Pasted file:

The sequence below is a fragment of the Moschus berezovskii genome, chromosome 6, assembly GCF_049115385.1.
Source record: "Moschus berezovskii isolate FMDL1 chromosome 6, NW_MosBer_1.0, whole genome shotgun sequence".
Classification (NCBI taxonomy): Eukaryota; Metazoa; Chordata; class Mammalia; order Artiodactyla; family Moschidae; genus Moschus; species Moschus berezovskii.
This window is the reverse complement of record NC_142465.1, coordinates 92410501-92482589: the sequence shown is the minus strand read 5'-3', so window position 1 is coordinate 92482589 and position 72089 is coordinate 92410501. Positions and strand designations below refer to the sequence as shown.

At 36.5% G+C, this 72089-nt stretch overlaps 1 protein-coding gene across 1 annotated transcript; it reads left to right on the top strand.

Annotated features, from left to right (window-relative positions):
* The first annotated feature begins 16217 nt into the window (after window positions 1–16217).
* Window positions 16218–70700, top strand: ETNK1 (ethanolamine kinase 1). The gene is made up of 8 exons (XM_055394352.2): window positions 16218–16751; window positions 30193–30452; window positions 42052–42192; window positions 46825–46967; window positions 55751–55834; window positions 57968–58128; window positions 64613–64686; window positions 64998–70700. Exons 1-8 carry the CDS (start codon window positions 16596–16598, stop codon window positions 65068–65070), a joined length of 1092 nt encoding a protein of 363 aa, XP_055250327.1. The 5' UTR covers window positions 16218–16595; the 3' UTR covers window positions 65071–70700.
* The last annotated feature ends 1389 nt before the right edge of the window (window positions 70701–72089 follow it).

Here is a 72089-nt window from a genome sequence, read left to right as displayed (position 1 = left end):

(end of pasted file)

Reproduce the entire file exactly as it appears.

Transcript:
The sequence below is a fragment of the Moschus berezovskii genome, chromosome 6, assembly GCF_049115385.1.
Source record: "Moschus berezovskii isolate FMDL1 chromosome 6, NW_MosBer_1.0, whole genome shotgun sequence".
Classification (NCBI taxonomy): Eukaryota; Metazoa; Chordata; class Mammalia; order Artiodactyla; family Moschidae; genus Moschus; species Moschus berezovskii.
This window is the reverse complement of record NC_142465.1, coordinates 92410501-92482589: the sequence shown is the minus strand read 5'-3', so window position 1 is coordinate 92482589 and position 72089 is coordinate 92410501. Positions and strand designations below refer to the sequence as shown.

At 36.5% G+C, this 72089-nt stretch overlaps 1 protein-coding gene across 1 annotated transcript; it reads left to right on the top strand.

Annotated features, from left to right (window-relative positions):
* The first annotated feature begins 16217 nt into the window (after window positions 1–16217).
* Window positions 16218–70700, top strand: ETNK1 (ethanolamine kinase 1). The gene is made up of 8 exons (XM_055394352.2): window positions 16218–16751; window positions 30193–30452; window positions 42052–42192; window positions 46825–46967; window positions 55751–55834; window positions 57968–58128; window positions 64613–64686; window positions 64998–70700. Exons 1-8 carry the CDS (start codon window positions 16596–16598, stop codon window positions 65068–65070), a joined length of 1092 nt encoding a protein of 363 aa, XP_055250327.1. The 5' UTR covers window positions 16218–16595; the 3' UTR covers window positions 65071–70700.
* The last annotated feature ends 1389 nt before the right edge of the window (window positions 70701–72089 follow it).

Here is a 72089-nt window from a genome sequence, read left to right as displayed (position 1 = left end):